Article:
Treating disease is a big-money business for pharmaceutical and biotech companies. What was a $1.1 trillion market in 2016 is expected to lead to $1.5 trillion in global drug sales by 2021. With a growing global population and no shortage of diseases left to be treated, investors would think that putting their money to work in drug developers would be a smart idea.
But therein lies the rub: Not all clinical trials prove successful. In fact, a vast majority of hopeful drugs will fall flat on their face at some point during the discovery, laboratory, preclinical, or clinical-testing process. According to Medscape, just one out of every 5,000 to 10,000 drug hopefuls tested in preclinical trials will get the green light from the Food and Drug Administration and find their way to pharmacy shelves.
Some diseases that have been notoriously tough to treat are suddenly finding slivers of success thanks to the advancement of diagnostic technology. As an example, the ability to find and target cancer biomarkers has allowed drug companies to develop therapies that give patients a better chance of an objective, long-lasting response that results in stable disease and/or disease regression. A lot of money is rightfully pouring into cancer research given recent therapeutic improvements in the space and with the understanding that it's the second-leading cause of death in this country.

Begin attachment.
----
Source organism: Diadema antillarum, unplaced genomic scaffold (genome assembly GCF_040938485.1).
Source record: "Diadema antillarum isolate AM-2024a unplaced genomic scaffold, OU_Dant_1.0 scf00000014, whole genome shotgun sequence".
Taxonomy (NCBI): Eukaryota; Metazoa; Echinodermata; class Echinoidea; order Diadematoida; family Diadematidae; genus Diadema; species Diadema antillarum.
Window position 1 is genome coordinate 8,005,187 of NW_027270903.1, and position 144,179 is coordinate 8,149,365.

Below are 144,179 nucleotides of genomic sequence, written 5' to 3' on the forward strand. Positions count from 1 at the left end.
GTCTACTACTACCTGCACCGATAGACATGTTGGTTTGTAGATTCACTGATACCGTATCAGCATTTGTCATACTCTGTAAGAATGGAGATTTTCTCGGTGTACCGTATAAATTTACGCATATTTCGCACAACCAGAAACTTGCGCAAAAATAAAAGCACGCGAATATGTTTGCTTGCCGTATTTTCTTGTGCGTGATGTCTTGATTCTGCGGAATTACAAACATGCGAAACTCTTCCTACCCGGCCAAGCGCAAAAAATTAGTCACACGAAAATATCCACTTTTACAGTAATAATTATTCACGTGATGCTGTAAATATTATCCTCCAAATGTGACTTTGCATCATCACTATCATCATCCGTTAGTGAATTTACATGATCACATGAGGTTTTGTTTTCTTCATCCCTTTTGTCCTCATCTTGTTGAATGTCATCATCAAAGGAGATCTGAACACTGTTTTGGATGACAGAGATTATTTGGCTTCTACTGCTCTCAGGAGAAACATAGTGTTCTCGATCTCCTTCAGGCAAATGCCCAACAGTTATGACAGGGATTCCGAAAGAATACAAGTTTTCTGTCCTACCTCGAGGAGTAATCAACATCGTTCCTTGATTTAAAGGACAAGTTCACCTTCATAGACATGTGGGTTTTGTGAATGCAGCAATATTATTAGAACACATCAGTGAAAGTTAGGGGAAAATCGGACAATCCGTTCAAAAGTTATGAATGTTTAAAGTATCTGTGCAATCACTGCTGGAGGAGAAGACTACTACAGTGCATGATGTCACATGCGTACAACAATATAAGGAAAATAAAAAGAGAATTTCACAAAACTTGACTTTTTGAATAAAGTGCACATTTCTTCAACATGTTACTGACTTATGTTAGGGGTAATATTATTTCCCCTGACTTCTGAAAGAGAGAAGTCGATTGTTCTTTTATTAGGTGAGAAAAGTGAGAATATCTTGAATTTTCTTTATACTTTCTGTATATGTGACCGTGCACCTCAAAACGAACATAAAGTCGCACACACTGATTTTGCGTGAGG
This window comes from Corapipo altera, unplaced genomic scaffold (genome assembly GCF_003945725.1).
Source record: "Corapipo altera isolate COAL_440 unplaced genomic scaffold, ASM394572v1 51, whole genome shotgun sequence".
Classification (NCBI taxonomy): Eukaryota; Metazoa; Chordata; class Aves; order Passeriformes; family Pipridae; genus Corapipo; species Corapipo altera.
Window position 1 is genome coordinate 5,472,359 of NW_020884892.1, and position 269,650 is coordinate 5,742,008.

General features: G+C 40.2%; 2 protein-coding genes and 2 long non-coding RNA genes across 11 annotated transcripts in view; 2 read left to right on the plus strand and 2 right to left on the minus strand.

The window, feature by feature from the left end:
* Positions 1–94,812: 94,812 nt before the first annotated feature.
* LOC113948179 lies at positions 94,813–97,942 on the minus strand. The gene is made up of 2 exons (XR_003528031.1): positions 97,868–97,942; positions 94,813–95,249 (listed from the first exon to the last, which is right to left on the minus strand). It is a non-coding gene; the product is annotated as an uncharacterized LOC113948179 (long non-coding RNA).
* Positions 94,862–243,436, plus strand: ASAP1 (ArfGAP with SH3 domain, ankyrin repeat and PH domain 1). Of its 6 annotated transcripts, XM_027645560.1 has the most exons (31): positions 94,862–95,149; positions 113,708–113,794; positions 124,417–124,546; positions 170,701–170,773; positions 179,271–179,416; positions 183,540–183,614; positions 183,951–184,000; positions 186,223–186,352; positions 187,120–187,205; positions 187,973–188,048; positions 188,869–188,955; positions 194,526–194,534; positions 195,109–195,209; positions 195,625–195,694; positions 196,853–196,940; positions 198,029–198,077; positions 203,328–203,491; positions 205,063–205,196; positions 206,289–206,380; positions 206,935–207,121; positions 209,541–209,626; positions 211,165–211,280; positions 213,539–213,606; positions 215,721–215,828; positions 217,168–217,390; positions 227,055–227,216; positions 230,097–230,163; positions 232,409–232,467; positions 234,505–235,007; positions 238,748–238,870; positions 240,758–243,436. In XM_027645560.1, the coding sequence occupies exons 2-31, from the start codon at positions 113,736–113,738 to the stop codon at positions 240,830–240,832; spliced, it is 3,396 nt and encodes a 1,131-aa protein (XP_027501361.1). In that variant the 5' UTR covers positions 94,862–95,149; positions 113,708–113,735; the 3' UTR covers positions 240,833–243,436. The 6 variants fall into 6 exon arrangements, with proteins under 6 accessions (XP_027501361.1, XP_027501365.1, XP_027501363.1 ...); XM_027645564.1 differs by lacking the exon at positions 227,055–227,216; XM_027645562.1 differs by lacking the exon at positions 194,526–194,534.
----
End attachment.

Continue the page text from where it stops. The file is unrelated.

Alzheimer's disease: Stuck in neutral
However, success has not been on the side of the sixth-leading killer in the U.S.: Alzheimer's disease. According to the Alzheimer's Association, an estimated 5.7 million are living with the disease. And not only are one in three seniors today dying with Alzheimer's or another source of dementia, but it's expected to cost this country $277 billion to treat Alzheimer's patients this year alone.
Now, understand that it's not as if researchers and donors aren't contributing funds to help treat Alzheimer's disease. They are. The real issues are twofold.
First, it's a really tough disease to get a grapple on at the scientific level. Researchers understand that beta-amyloid plaque buildup on the brain is one of the telltale signs of Alzheimer's and is responsible for cognitive degradation over time. They're also aware that tangled tau proteins play a role in cognitive decline in the latter stages of the disease. What they don't have a clear grasp of what biomarkers are responsible for leading up to this beta-amyloid plaque accumulation. In other words, with the exception of visibly noticing cognitive decline in the patient, it's very difficult for researchers to predict the risk factors and biomarkers responsible for Alzheimer's early enough to make a difference.
The second issue is that we're talking about treatments that have to cross the blood-brain barrier, which has historically proven to be no easy task. Medicines targeting the brain are often far less predictable than medicines that target a disease in the blood or practically any other organ in the body.
Sad but true: Betting against Alzheimer's drugmakers is a very profitable strategy
The sad reality of Alzheimer's research is that investors would have done exceptionally well if they'd simply placed their bets against drug companies focused on the disease. Keeping in mind that there are a small handful of approved Alzheimer's therapies, most, regardless of whether they demonstrated promise in phase 1 or 2, have fallen flat on their face in pivotal-stage trials.